Thursday, April 06, 2006

Recaptured Image of Shulamith in Paul Celan's "Encounter"

We have been discussing Paul Celan’s poem “Encounter” for almost a week and the meaning still runs ahead of us, refusing to be trapped or captured.

The translators chose the title-Encounter-while the Romanian word “regasire” could also be translated as “recaptured.”

What has been “encountered” or “recaptured?”

In an earlier post, I felt that the poem was once again addressed to Celan’s mother. The reason that I turned so quickly to that was the references to death, the military images, and, most importantly, the image of “hair,” which seemed to point toward her memory.

Celan has used the image of female hair numerous times when discussing the events of the Holocaust. The best-known reference is in his most famous poem-Todesfugue. (Dein aschenes Haar Sulamith wir schaufeln ein Grab in den Lüften da liegt man nicht eng. Your ashen hair Shulamith we scoop a grave in the air there one lies freely.)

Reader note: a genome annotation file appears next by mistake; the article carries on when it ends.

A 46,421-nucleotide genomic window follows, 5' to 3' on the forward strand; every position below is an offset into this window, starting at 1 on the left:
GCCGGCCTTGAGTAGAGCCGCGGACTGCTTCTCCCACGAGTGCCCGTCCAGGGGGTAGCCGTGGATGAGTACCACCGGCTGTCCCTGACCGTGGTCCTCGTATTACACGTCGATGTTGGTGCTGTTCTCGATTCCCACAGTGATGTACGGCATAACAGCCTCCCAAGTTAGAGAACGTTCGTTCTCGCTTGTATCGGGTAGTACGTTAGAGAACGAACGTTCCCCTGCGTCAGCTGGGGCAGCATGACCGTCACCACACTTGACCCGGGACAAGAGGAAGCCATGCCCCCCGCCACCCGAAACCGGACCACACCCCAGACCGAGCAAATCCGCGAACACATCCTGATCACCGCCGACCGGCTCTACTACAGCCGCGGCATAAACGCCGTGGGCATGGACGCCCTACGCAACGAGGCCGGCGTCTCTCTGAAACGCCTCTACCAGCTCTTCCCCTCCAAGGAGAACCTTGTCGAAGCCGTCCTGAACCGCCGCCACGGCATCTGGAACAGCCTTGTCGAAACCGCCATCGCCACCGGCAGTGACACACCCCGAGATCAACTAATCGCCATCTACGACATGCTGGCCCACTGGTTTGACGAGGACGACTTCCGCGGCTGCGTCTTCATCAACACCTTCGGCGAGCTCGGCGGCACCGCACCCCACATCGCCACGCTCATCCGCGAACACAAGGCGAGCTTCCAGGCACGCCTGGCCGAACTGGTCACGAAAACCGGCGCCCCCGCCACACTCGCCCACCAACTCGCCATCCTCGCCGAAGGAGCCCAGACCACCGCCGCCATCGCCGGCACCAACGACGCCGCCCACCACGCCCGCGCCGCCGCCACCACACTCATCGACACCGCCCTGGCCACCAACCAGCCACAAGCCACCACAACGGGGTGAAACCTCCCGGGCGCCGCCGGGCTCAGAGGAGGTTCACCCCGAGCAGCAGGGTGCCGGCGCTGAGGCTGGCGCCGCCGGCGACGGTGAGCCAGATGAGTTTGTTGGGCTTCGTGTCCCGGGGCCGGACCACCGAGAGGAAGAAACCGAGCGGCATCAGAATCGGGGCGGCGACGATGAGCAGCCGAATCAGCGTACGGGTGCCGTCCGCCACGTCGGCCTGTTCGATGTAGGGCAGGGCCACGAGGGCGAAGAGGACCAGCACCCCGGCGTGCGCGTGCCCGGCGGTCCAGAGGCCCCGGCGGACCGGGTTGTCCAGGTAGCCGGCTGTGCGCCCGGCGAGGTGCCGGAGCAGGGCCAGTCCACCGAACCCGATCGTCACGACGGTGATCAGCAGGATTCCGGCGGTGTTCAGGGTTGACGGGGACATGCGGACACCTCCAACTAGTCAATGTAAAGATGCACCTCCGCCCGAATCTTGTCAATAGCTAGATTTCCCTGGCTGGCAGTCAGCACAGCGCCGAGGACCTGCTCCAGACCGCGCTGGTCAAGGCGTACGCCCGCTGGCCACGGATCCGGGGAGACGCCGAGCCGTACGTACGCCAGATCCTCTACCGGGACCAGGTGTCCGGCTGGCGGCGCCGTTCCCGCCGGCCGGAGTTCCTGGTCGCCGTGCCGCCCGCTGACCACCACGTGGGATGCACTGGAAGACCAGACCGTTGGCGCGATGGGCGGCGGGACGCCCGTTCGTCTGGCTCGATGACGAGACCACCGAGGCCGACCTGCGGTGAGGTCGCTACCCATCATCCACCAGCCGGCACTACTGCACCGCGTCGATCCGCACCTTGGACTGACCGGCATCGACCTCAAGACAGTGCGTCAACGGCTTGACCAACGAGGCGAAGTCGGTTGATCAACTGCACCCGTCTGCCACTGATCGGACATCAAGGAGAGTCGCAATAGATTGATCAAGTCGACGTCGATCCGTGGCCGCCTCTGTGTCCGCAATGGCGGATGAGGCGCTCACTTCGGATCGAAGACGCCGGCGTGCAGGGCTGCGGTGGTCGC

Shulamith is the "black and comely" princess in the Song of Songs in the Old Testament, whose name holds echoes of the Hebrew words shalom for peace and Yerushalayim for Jerusalem. According to Felstiner, the name Shulamith stands for the Jewish people themselves. John Felstiner, Paul Celan: Poet, Survivor, Jew, Yale University Press, 1995), p. 38.

When Celan, in the third stanza, writes “your hair dripping out of the mirrors will blanket the regions of air," I feel that the “regasire” is the captured image of the mother, frozen in the mirror, of memory; and when he writes in the second stanza-“let it douse in your eyes, so I’ll think that we’ll die together”-he is referring to her death and his desire to think that they will die together, not apart and alone.

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